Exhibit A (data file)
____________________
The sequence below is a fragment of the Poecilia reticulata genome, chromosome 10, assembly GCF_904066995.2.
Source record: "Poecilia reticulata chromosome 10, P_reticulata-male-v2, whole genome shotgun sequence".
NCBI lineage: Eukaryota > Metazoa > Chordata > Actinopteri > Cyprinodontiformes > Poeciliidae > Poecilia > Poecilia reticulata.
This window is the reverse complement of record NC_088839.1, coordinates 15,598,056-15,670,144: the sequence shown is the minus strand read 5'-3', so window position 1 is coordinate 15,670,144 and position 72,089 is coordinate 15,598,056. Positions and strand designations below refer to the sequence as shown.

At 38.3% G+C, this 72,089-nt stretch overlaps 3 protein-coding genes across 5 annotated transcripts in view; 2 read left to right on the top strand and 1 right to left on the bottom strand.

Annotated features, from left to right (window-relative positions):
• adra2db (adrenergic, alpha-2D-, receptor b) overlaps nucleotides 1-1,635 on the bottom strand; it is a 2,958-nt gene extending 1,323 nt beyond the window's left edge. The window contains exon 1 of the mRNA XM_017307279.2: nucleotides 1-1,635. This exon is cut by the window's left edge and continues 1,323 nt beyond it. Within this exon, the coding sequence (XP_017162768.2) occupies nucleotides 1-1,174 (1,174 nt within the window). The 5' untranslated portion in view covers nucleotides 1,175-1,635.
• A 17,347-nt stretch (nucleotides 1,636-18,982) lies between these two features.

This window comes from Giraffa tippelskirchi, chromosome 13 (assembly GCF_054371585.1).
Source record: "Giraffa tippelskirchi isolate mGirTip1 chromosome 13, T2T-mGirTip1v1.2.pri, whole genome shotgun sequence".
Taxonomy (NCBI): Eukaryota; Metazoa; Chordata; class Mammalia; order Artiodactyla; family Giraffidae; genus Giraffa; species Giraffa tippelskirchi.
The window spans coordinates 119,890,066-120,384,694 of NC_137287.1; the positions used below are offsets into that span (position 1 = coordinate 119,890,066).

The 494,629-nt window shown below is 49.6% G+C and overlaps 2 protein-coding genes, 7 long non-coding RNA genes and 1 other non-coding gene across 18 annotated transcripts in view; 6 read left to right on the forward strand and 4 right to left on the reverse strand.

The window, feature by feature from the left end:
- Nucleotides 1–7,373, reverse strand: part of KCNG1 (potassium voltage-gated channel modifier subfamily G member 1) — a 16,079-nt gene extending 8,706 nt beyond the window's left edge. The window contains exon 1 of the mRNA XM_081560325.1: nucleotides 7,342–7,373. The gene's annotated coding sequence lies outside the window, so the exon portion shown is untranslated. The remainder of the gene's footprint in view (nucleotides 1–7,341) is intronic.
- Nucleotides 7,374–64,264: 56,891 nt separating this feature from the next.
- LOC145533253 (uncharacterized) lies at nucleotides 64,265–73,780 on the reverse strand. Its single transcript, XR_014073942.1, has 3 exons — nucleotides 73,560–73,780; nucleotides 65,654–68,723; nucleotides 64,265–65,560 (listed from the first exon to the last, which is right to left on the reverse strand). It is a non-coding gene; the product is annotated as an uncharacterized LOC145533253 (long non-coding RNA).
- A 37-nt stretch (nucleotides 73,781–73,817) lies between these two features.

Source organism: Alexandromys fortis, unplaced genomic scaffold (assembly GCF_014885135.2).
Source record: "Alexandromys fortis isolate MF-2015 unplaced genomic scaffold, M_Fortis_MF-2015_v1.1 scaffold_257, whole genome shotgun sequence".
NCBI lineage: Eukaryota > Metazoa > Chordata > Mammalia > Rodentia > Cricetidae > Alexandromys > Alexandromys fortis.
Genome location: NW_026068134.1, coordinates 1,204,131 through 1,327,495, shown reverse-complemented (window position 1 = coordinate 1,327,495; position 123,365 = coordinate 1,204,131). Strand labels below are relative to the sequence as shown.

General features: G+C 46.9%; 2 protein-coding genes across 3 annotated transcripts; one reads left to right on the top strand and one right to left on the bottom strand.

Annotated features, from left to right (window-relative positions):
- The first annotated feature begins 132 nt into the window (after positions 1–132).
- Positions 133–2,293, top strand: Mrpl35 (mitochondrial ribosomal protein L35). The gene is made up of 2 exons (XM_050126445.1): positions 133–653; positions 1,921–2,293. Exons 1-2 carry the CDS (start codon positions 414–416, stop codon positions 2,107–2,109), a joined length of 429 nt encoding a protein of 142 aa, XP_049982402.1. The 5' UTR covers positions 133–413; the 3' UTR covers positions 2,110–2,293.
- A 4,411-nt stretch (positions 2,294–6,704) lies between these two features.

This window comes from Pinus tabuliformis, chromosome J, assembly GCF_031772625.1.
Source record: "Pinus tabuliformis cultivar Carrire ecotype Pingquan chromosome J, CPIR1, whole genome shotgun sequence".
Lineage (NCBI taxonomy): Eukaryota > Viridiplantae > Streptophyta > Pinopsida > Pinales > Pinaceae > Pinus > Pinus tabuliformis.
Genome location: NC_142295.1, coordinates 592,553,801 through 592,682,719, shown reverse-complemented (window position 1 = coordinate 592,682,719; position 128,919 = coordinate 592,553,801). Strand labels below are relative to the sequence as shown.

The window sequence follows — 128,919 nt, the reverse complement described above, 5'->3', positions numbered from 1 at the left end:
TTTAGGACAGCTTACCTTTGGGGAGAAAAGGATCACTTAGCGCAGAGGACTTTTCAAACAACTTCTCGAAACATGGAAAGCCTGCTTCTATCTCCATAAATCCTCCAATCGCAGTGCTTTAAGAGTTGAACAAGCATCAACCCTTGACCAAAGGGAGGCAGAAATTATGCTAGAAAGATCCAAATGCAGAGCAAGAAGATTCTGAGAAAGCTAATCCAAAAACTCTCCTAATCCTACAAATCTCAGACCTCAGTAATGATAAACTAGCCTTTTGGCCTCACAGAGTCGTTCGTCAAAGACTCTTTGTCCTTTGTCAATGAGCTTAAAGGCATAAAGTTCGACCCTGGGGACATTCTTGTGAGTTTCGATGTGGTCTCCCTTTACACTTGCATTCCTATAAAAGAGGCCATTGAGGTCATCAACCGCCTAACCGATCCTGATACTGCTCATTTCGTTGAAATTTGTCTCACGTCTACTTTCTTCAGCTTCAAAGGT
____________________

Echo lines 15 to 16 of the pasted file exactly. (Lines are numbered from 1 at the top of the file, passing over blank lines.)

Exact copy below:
- Nucleotides 1–7,373, reverse strand: part of KCNG1 (potassium voltage-gated channel modifier subfamily G member 1) — a 16,079-nt gene extending 8,706 nt beyond the window's left edge. The window contains exon 1 of the mRNA XM_081560325.1: nucleotides 7,342–7,373. The gene's annotated coding sequence lies outside the window, so the exon portion shown is untranslated. The remainder of the gene's footprint in view (nucleotides 1–7,341) is intronic.
- Nucleotides 7,374–64,264: 56,891 nt separating this feature from the next.